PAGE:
Conventional sales strategy says this is where I should talk about how I meet your needs, solve your problem, ease your pain points. But this isn’t a sales pitch. It’s a letter, from me to you. When I listen to a Do talk or read one of your blog post what I feel most is intent and heart. It seems I owe you the same in return — my heart and my reason for showing up in your inbox.

Creating a business is hard and rewarding and it stretches you to places you didn’t know you could go. Before setting out on my own, I spent 10 years in the trenches at three enterprise software start-ups. The transition from corporate B2B to building a creative consumer facing business has not been easy. I’ve learned things (so many things) and I have things I want/need to share about this experience, things that might be of service to others.

So, here I am, taking a seriously scary step. Maybe this will be my place to land. Maybe not. Either way I’ll remember how it feels to hit the send button and I’ll crave more of that high. I’ll remember that somewhere there’s a yes waiting on the other end of send and the whole point is to keep searching for that yes.

Thank you for the invitation.

Sincerely,

Denise Cornell

I was sure the lesson from this experience was to learn to take more chances, to hit the send button more often, especially when I didn’t feel ready. When the Yes from Do arrived in my inbox I was so certain there’d been a mistake I told no one for 48 hours.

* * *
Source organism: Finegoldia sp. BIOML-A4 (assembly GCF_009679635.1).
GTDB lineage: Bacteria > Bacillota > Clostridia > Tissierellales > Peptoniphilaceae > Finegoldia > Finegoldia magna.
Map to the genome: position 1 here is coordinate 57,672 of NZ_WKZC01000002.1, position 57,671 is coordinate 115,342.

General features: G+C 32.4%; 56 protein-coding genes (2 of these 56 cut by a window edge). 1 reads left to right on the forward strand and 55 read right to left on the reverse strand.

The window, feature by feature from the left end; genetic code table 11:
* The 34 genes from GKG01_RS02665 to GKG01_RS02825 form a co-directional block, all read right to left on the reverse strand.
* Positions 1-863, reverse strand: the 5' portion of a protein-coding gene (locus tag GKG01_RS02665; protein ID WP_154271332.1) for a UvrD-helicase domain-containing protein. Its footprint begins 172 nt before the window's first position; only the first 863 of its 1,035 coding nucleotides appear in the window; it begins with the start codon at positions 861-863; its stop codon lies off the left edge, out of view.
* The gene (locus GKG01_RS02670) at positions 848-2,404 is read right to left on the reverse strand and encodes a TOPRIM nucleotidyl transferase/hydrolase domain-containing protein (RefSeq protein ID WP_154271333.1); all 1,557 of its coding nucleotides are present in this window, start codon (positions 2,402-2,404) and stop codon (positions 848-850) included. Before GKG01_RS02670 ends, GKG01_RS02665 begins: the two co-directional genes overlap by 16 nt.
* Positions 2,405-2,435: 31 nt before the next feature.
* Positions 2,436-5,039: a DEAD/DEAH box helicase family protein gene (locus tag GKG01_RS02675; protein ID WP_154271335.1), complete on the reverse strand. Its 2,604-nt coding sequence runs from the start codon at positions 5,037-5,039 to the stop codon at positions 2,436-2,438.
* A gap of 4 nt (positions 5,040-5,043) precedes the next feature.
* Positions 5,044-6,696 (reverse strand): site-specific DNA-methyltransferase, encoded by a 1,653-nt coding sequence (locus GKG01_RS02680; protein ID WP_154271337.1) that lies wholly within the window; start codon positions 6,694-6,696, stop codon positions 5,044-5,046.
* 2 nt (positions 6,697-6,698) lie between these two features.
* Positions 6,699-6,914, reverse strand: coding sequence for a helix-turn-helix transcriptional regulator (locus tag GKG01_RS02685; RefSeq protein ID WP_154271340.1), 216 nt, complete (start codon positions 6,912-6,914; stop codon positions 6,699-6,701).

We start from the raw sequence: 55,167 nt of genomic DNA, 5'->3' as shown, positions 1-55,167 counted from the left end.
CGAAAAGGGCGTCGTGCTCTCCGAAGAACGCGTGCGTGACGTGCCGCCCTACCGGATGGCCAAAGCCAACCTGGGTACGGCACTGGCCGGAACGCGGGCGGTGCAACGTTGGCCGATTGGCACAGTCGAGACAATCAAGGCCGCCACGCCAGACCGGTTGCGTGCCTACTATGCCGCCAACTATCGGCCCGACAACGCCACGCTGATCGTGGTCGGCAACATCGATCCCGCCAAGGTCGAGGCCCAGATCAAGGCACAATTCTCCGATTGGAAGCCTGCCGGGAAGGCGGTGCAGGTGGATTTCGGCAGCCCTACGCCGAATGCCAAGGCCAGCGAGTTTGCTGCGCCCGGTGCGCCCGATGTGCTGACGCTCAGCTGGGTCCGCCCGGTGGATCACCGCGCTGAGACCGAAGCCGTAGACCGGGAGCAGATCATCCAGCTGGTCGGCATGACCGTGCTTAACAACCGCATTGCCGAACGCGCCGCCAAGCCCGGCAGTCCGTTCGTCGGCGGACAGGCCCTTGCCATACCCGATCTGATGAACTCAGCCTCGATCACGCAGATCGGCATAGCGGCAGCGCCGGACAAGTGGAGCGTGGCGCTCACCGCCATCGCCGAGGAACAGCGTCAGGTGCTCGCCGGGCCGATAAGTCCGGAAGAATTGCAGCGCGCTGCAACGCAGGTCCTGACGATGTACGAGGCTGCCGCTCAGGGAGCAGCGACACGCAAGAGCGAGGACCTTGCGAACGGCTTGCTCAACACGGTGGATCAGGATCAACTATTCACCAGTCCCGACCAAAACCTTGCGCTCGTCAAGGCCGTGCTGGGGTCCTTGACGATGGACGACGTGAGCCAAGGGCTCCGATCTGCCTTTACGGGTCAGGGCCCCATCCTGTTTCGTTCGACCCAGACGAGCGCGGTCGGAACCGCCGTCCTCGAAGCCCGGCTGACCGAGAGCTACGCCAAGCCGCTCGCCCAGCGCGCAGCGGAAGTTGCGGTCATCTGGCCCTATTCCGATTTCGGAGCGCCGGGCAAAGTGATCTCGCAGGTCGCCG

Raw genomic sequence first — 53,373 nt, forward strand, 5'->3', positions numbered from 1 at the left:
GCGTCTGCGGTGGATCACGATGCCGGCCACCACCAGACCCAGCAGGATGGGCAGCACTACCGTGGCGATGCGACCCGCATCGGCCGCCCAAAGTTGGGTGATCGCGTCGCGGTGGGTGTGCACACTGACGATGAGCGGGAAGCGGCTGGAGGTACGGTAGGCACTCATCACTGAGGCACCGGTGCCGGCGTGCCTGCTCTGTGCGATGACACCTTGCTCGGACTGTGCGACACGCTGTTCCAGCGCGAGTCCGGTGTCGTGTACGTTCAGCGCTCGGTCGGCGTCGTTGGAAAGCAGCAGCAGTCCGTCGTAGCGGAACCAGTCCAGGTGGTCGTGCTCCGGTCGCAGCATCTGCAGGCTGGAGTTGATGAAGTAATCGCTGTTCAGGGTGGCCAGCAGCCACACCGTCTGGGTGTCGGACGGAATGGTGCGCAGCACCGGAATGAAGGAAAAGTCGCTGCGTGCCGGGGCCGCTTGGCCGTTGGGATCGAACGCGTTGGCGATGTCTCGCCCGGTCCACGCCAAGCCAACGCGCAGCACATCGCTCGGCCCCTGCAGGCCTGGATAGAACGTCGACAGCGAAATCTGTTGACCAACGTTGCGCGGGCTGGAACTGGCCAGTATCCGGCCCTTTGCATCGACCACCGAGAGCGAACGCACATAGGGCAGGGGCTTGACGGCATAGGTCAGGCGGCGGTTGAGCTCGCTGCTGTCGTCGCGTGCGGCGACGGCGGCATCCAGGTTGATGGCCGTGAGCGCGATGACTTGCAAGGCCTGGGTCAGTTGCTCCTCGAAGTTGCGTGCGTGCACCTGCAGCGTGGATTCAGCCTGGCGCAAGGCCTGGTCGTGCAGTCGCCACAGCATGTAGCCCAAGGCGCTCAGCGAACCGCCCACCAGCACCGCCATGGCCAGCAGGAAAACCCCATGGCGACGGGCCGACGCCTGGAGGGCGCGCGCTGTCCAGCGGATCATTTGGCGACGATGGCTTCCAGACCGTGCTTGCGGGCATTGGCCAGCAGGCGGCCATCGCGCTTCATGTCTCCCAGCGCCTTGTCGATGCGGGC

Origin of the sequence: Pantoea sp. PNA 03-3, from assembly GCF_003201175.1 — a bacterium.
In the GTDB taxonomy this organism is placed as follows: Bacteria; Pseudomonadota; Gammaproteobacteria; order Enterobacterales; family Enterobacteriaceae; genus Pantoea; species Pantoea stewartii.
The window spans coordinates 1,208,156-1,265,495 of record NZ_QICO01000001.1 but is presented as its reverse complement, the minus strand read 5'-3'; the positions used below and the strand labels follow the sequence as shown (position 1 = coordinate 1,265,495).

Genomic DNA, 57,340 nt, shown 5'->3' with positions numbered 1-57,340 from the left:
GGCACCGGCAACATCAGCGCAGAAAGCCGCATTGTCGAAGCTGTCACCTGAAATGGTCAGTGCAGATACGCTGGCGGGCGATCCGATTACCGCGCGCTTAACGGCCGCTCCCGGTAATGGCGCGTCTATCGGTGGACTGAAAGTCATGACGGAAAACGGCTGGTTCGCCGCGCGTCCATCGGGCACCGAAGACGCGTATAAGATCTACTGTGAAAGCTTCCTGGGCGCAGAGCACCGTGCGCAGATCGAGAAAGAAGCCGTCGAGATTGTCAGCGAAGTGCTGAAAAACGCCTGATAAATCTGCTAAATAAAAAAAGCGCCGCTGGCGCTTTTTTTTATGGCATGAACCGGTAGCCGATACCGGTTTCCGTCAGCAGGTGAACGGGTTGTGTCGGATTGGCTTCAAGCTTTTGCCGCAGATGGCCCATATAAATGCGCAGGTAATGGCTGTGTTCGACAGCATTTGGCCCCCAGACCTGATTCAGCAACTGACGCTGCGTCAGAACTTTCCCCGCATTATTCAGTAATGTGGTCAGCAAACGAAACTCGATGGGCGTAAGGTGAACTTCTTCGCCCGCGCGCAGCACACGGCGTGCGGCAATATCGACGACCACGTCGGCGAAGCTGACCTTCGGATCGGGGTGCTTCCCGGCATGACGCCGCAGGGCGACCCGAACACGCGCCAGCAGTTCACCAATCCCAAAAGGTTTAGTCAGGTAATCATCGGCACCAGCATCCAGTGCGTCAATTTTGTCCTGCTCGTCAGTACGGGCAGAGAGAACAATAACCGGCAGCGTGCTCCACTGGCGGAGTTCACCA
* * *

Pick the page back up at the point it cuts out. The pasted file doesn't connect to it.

It’s been over a year now and I still feel a pang of nervousness every month when I submit my writing. But I’m still here — trying to be a little better than last time. I am grateful for every word I get to share with this corner of the world, grateful the good folks at Do saw past my lack of pedigree.

It’s easy to see that major life events can reveal our true character. I’m starting to realize it’s in the smaller moments that our character gets shaped and new paths get launched. So, I’ve been paying more attention to the small moments.

Lessons Learned (from my small moment)

Choose Truth Over Strategy.

Lead with your heart, not your fears.

Hitting the send button can be a revolutionary act of courage.

Lessons Applied

Life has taken a few unexpected turns since November 2016. My path looks different now. New beginnings are on the horizon and I have the perfect formula for every new thing that comes my way:

Truth Over Strategy + Lead With My Heart + Keep Hitting Send = Possibilities